My grandma had a strange secret.
She could turn into a butterfly.
I never knew it—till the age eight. The discovery left me thrilled. My little thin granny, a secret butterfly! That moment is still vivid. It was a warm night.
Hot wind blew across the small town buried in the desert that hissed. The lights were out everywhere. The strong wind rattled the tiles of the far-off cottages where railway employees lived with their families, near the gleaming tracks.
We were lying on the roof of the two-storied stone house. A huge moon had come out early, the sky was awash in milky colour. The big eared and tall rabbit stood on its legs, its ears raised, peeping down, looking directly at me from that high- perched moon floating like a white ball in the vast solitude of the heavens. In the distance, a lonely lamp burnt in a shrine on top of a dark barren hill. The wind suddenly shrieked.
“Wind is angry,” pronounced grandma.
“Why?” I got frightened. I always do—getting scared easily.
“Hissing wind is no good. It means somebody somewhere will die.”
As if on cue, a dog wailed terrifyingly, followed by wailing others.
I shrank inside.
“I want to go and meet my Momma.”
“Sorry. You cannot go.”
“She is ill. In the hospital. Will return in a week or so,” said granny in a gravelly voice.
I grew silent. Tears poured down like big raindrops falling on the lotus petals. My body shook. Grandma ran her steely claws in my tousled hair. I cried silently, frail body shaking. Desperately wanting to flee the set up. My mamma came floating in the white clouds, arms outstretched pale face smiling. The harsh desert wind blew into my tear-stained eyes.
“I know, child, what you thinking.”
I looked at the granny, bewildered.
“You want to fly away?”
I was shaken.
How does granny know?
“Quite often, I feel the same way… to fly away… to a distant place….”
I wiped the eyes.
“And I often fly away.”
My jaw dropped. “Grandma can fly?”
She said, “Yes. When I want to fly, I turn myself into a butterfly.”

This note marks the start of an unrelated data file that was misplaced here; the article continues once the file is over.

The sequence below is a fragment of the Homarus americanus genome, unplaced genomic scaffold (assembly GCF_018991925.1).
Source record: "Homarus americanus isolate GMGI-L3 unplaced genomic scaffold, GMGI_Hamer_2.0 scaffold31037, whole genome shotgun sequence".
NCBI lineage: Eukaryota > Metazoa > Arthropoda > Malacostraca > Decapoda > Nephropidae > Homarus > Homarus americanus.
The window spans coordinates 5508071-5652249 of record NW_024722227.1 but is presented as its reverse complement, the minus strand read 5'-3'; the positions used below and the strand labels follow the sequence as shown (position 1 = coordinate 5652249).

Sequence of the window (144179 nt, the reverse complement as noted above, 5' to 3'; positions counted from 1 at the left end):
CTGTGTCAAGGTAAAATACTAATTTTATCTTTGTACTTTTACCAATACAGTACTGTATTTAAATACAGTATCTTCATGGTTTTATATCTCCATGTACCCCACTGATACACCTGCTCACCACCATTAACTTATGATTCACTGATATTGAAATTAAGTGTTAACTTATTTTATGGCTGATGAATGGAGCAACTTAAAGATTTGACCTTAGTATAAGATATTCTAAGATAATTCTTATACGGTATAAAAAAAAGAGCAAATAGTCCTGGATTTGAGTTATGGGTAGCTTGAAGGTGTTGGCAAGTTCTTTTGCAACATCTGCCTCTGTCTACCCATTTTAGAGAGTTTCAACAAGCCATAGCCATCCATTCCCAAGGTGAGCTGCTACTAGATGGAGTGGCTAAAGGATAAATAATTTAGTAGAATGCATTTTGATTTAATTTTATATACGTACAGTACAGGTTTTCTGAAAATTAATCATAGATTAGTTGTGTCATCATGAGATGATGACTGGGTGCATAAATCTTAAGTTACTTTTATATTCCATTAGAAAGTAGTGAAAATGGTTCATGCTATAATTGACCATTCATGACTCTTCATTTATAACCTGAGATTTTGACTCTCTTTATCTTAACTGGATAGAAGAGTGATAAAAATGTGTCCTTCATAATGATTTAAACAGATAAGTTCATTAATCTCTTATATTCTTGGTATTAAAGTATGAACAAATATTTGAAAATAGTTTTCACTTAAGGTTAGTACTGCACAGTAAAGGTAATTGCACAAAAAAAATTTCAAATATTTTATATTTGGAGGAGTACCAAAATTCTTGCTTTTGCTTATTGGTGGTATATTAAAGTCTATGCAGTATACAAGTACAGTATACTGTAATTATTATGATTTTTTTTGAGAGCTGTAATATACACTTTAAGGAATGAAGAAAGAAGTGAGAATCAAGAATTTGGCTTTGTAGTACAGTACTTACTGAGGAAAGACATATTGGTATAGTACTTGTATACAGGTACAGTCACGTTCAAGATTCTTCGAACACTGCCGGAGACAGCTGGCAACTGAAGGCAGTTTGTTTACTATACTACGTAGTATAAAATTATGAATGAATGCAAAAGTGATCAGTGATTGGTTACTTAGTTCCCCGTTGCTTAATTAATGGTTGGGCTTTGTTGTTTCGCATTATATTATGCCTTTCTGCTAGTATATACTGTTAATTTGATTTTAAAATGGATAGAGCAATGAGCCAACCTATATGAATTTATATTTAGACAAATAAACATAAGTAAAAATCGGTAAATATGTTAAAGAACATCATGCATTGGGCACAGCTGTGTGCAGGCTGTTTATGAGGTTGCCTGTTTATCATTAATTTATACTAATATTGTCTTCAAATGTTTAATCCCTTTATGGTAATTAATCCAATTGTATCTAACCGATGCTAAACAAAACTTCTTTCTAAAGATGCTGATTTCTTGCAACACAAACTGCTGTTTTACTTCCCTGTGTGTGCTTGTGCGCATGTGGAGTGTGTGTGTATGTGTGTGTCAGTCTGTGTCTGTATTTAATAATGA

“Yes. I can transform into a butterfly and soar into the skies. Up, up and above, flying in the nightly sky on my two light wings, drinking in the pure air of the heavens, nothing to worry about…”
I forgot mamma.
“How you become a butterfly?”
“Oh! That anybody can do. Even you can do, once you grow up as a woman, get married and have babies. Not before that.”
I was speechless.
“Grandma, when do you fly?”
“Whenever I feel like. Mornings. Afternoons. Preferably, on the long and lonely nights.”
“But science teacher said butterflies do not fly in the night.”
“Nonsense. I can fly any time.”
I was thunderstruck.
My grandma, a butterfly!
“Does grandpa know?”
“No. And do not tell that old nasty man ever. He does nothing but shout. Always yelling, cursing. When he gets nasty, I become irritated. So I withdraw into the attic and then vanish, as a butterfly. The old man searches everywhere but does not find me. Ha!”
“If he finds out?”
“I will never be human again. I will remain a butterfly, trapped in that fragile form.”
“Because he will kill my paper-butterfly figure kept in a book of mine. I will not be able to get back into the human form.”
“Does anybody know this?”
“Nope. Only you.”
“I won’t tell anybody.”
We kept quiet. The stars shone bright.
“Can I become one, a butterfly?”
“I told you, you are already a butterfly. All girls are.”
“No but I want to be a real one.”
“You will, once you get married. The time will find you at the right moment and then, you will become one, like me. It runs in our family.”
That warm May night is etched forever. That night, on the hot roof of a two-storied, nondescript stone house, buried in a small desert-town, I imagined I was flying like a butterfly. Up, looking at the tall rabbit in the moon.
Today, I am holding the paper butterfly that my granny had made some twenty years ago and kept it hidden in a book of poetry.
Today, I was going through her things forgotten in that attic and found the lifeless paper butterfly that suddenly grew live in my hands and flew away.
“You will become a butterfly at the right time,” she had said that night, pausing long—it was a message she had again delivered on her second death anniversary, today, suddenly to me—once you get married, have kids.
She had concluded on that magical night.
I understood her in an instant— my paternal grandma speaking through the yawning gap that divides the dead from the living.
I came down running to the small room where my ailing father rested.
“I am not going back to my married home.”
“Because I do not want to get hit regularly for trifles. Demands for money, more money from you. I do not want to be treated as an unpaid slave and then insulted. I am a post-graduate in computer science. I refuse to be abused by my engineer husband in an educated family. ENOUGH!”
Father said nothing.
He sighed, eyes misting.
I could feel his pain.
“Father, please do not worry. I will find my way in life. My granny showed that way today.”
He smiled through his tears.
Just then, hundreds of monarch butterflies entered the room, circulated and circled above my head and before I could say anything, I became a butterfly and I flew out with my pretty winged sisters into a dazzling sky, guided by a beaming sun on my new pathways opening up fast. The air was pure.
The sky was limitless.
I grew wings and soared.